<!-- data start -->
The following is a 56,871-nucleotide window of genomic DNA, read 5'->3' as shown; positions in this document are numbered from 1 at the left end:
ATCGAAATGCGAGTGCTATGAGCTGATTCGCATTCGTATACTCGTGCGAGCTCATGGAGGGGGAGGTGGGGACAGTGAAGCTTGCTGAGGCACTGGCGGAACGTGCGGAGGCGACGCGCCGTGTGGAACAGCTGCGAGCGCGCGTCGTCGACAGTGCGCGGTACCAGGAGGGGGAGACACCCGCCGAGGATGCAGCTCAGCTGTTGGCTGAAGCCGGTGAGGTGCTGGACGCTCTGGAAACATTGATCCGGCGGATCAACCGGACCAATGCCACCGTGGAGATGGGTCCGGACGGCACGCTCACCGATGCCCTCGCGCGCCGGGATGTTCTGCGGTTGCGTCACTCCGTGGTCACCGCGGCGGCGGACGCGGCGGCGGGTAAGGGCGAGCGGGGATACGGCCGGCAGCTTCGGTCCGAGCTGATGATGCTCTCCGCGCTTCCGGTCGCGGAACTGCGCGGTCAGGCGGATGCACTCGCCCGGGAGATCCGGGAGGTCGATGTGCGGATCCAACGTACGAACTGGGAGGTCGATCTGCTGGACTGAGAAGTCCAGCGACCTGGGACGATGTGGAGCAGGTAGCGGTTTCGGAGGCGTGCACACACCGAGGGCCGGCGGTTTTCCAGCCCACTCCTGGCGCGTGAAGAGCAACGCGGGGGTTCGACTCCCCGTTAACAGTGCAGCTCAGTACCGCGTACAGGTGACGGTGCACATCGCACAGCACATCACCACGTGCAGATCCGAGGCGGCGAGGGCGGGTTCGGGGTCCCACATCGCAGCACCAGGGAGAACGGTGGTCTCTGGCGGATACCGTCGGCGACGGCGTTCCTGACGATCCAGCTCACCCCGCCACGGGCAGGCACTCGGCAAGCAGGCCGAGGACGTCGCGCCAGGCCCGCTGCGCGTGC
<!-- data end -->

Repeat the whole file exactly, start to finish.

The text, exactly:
The following is a 56,871-nucleotide window of genomic DNA, read 5'->3' as shown; positions in this document are numbered from 1 at the left end:
ATCGAAATGCGAGTGCTATGAGCTGATTCGCATTCGTATACTCGTGCGAGCTCATGGAGGGGGAGGTGGGGACAGTGAAGCTTGCTGAGGCACTGGCGGAACGTGCGGAGGCGACGCGCCGTGTGGAACAGCTGCGAGCGCGCGTCGTCGACAGTGCGCGGTACCAGGAGGGGGAGACACCCGCCGAGGATGCAGCTCAGCTGTTGGCTGAAGCCGGTGAGGTGCTGGACGCTCTGGAAACATTGATCCGGCGGATCAACCGGACCAATGCCACCGTGGAGATGGGTCCGGACGGCACGCTCACCGATGCCCTCGCGCGCCGGGATGTTCTGCGGTTGCGTCACTCCGTGGTCACCGCGGCGGCGGACGCGGCGGCGGGTAAGGGCGAGCGGGGATACGGCCGGCAGCTTCGGTCCGAGCTGATGATGCTCTCCGCGCTTCCGGTCGCGGAACTGCGCGGTCAGGCGGATGCACTCGCCCGGGAGATCCGGGAGGTCGATGTGCGGATCCAACGTACGAACTGGGAGGTCGATCTGCTGGACTGAGAAGTCCAGCGACCTGGGACGATGTGGAGCAGGTAGCGGTTTCGGAGGCGTGCACACACCGAGGGCCGGCGGTTTTCCAGCCCACTCCTGGCGCGTGAAGAGCAACGCGGGGGTTCGACTCCCCGTTAACAGTGCAGCTCAGTACCGCGTACAGGTGACGGTGCACATCGCACAGCACATCACCACGTGCAGATCCGAGGCGGCGAGGGCGGGTTCGGGGTCCCACATCGCAGCACCAGGGAGAACGGTGGTCTCTGGCGGATACCGTCGGCGACGGCGTTCCTGACGATCCAGCTCACCCCGCCACGGGCAGGCACTCGGCAAGCAGGCCGAGGACGTCGCGCCAGGCCCGCTGCGCGTGC